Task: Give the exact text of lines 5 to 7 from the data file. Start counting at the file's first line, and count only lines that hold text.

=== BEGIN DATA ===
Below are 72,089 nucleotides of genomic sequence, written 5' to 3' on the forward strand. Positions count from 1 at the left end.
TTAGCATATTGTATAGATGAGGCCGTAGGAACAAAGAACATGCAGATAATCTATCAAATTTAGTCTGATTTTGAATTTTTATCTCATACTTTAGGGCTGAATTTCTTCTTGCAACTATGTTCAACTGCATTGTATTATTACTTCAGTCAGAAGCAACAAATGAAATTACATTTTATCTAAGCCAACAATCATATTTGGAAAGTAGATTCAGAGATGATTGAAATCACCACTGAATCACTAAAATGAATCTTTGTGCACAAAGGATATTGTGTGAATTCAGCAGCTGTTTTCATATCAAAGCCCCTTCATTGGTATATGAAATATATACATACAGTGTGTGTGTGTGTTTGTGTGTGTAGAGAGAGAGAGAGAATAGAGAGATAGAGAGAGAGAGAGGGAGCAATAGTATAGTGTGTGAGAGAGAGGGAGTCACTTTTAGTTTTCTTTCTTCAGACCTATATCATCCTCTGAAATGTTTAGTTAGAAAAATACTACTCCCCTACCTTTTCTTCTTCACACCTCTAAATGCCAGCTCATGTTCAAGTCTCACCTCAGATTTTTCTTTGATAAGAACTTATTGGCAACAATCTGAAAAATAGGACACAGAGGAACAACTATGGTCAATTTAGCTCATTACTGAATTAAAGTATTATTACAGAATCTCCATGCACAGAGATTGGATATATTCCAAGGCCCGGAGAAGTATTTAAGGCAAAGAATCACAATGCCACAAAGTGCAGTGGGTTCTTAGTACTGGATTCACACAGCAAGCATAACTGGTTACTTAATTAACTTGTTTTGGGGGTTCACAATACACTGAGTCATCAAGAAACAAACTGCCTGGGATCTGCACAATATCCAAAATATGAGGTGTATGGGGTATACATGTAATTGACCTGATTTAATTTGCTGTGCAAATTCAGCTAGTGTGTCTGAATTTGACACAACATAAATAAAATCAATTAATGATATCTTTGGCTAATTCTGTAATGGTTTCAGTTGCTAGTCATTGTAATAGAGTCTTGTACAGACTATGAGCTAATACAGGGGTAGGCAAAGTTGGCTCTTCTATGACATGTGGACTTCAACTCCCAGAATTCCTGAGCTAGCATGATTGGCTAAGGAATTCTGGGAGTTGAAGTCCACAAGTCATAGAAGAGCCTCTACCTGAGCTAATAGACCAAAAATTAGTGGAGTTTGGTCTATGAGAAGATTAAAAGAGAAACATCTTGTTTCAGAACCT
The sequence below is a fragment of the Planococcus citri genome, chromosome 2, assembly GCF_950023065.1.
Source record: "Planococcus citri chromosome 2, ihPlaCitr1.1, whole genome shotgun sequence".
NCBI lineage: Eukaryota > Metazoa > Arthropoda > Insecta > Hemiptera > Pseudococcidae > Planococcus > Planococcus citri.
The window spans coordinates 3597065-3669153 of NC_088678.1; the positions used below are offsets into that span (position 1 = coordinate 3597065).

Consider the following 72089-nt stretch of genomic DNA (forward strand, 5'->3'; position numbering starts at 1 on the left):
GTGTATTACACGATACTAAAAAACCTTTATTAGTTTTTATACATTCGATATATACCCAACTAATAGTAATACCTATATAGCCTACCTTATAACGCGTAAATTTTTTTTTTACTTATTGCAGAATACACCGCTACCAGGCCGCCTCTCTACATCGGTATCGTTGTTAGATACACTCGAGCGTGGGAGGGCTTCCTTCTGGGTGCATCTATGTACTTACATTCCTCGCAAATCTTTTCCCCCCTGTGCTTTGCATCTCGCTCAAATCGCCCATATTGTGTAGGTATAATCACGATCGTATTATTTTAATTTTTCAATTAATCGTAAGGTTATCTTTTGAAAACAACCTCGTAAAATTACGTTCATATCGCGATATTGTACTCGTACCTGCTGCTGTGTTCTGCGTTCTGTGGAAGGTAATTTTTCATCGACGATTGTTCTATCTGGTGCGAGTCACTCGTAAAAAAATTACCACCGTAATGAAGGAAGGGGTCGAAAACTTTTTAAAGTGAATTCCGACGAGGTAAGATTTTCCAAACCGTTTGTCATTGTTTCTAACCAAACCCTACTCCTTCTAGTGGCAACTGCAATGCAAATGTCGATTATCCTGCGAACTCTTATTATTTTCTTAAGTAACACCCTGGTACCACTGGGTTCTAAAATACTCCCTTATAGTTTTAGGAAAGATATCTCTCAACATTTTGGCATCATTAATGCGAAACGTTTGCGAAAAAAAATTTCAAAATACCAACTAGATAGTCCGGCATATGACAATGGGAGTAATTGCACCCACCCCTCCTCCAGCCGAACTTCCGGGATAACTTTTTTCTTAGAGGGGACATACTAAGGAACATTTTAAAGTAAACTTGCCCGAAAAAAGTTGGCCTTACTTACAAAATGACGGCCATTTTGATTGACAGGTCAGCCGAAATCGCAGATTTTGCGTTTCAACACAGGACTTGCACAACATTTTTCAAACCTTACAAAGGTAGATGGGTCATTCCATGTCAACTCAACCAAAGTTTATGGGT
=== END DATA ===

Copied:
NCBI lineage: Eukaryota > Metazoa > Arthropoda > Insecta > Hemiptera > Pseudococcidae > Planococcus > Planococcus citri.
The window spans coordinates 3597065-3669153 of NC_088678.1; the positions used below are offsets into that span (position 1 = coordinate 3597065).

Consider the following 72089-nt stretch of genomic DNA (forward strand, 5'->3'; position numbering starts at 1 on the left):